Just back from Sardinia. Here’s an excerpt from an article I wrote about the island earlier this year. You can find images at:
“It’s the best island in the world,” says Donato Ala excitedly as he drives towards the Chia Laguna resort. I assume his confidence stems from his familiarity with the roads; after all, this is where he grew up. As it’s quarter to midnight and pitch black, it’s hard to tell whether Sardinia is indeed the best island in the world, but it certainly has a nice feel to it; even in the dark.
Before making my way to autonomous region of Italy, I had done my usual research into what lay ahead but found gathering up first-hand accounts of the second-largest island in the Mediterranean difficult, never mind unearthing any good golf stories. Those who had been there gave glowing reports about the stunning geography and ink-blue seas, but were muted about everything else. So, when I arrived, all I had to go on were the excited ramblings of my Italian host.
To be fair, Ala heads up an Italian media company that specialises in reporting on some of the world’s best golfing destinations, so although his pride was clearly on show, he also knew what he was talking about. As I discovered, Sardinia is in fact a remarkable island full of exotic scenery and rustic charms right in the middle of the Mediterranean, which for some reason has passed most of us by.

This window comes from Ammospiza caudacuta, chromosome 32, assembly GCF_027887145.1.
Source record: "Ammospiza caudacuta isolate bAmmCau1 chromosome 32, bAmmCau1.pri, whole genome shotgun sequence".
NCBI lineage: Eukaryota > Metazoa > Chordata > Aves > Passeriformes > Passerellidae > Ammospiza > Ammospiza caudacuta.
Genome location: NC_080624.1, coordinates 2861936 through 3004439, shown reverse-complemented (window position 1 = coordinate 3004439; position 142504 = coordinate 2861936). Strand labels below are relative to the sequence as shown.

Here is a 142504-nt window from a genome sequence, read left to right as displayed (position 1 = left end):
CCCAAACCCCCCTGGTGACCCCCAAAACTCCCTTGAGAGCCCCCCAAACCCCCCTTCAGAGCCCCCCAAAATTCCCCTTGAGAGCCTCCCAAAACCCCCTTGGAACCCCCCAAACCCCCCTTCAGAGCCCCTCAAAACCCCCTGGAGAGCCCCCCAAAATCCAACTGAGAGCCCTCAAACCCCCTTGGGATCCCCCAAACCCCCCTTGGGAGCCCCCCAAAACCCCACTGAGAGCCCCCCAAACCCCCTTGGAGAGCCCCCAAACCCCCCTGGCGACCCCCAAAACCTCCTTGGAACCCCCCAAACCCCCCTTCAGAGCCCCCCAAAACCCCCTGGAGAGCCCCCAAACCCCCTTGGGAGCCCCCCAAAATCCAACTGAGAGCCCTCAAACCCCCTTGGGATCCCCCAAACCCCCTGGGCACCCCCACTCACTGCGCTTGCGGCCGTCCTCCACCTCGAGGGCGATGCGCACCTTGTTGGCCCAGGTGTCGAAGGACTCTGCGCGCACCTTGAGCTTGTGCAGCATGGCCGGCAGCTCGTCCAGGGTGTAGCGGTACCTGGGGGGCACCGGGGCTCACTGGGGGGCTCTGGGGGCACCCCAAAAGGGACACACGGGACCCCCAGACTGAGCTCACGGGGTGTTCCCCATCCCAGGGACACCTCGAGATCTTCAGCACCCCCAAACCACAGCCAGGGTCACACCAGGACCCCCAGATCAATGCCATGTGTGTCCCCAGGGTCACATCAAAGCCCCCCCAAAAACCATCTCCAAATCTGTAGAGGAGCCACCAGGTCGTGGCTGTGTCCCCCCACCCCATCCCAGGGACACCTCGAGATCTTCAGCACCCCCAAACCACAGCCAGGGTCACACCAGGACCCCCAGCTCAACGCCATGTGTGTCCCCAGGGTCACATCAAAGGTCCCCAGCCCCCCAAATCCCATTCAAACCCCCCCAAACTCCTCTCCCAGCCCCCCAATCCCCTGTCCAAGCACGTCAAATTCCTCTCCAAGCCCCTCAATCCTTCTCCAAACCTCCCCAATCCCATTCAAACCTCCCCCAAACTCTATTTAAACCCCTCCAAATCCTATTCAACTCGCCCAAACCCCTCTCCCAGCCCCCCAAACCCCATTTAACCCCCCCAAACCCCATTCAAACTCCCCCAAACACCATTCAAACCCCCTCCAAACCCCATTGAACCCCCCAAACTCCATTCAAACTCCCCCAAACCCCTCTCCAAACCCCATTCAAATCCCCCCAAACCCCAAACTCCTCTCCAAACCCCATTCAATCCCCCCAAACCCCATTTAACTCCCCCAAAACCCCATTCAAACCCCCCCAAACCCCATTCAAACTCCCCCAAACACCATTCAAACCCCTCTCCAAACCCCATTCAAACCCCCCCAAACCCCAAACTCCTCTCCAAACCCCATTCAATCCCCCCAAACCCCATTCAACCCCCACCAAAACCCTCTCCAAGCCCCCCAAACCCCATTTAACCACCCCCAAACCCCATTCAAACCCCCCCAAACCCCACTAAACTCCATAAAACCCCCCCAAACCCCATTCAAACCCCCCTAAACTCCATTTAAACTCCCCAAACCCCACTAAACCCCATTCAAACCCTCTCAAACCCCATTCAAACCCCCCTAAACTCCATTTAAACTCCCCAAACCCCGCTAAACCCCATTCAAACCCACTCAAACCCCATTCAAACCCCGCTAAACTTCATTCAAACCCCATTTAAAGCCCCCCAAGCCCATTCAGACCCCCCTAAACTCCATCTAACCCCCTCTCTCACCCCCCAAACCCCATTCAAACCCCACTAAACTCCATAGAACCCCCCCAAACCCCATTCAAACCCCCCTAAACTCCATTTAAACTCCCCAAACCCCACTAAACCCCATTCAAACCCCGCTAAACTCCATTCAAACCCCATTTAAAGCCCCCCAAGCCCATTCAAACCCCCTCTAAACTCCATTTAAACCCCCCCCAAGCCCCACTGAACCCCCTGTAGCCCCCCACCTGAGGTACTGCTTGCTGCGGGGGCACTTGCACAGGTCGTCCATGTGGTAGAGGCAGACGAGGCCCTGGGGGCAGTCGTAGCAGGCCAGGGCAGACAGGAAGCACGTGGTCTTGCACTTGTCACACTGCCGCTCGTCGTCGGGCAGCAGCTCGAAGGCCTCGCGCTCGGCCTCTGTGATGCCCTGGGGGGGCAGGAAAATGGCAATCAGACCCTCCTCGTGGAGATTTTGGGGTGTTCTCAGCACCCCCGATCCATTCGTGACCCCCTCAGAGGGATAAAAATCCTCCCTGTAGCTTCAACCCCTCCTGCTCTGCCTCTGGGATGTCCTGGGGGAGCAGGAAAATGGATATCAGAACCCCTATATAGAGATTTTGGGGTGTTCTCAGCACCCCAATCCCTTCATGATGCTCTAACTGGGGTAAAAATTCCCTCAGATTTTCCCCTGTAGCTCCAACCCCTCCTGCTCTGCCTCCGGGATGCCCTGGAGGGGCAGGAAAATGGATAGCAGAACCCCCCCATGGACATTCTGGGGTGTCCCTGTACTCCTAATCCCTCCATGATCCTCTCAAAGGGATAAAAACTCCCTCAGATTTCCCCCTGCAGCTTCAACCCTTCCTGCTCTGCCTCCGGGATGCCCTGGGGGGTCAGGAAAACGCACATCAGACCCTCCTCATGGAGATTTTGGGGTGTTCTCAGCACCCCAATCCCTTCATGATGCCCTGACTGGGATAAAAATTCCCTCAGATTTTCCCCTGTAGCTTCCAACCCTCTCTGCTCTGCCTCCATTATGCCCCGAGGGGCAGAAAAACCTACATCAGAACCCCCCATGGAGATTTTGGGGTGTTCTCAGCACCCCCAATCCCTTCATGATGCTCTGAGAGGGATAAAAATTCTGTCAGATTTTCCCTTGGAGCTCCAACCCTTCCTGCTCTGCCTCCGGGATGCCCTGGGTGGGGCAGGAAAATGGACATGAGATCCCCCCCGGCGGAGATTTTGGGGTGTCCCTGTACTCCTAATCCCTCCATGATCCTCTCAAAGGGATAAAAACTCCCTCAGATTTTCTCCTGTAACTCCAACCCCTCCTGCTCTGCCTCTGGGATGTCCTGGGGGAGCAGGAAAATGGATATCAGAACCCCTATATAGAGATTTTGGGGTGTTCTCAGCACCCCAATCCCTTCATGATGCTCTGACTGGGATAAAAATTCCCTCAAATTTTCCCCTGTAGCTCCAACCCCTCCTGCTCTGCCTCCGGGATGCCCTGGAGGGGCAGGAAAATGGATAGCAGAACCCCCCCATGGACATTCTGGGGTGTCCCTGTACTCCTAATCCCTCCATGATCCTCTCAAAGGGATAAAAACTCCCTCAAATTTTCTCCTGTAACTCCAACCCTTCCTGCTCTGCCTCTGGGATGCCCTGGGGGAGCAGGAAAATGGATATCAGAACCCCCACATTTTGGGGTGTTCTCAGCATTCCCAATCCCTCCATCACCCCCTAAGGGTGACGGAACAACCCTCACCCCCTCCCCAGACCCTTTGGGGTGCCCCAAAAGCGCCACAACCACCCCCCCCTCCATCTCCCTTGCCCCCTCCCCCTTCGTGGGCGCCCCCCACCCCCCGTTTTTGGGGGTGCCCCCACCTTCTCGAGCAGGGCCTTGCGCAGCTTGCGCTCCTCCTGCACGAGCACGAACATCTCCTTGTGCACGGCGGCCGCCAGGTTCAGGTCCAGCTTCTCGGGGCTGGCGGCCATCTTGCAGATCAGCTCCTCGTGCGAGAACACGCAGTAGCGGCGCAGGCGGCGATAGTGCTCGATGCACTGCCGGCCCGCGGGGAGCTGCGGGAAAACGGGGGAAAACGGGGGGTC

After arriving at the resort and enjoying a good night’s sleep, Ala continues his charm offensive by describing what’s in store for the island. On a map, he scribbles numbers at various locations – number three in the south east corner, number four in the north west, and so on. Large circles are quickly drawn around each indicating the locations of various new golf developments. By his calculations, 17 are currently in the offing.
His figures surprise me. Although Sardinia is remarkably beautiful, centrally located and blessed with 300 days of sunshine annually, it rarely makes it into golfers’ top 10 places to visit. This might have something to do with the limited number of golf courses on the island – at last count, only four 18-hole courses and two nine holers were in play.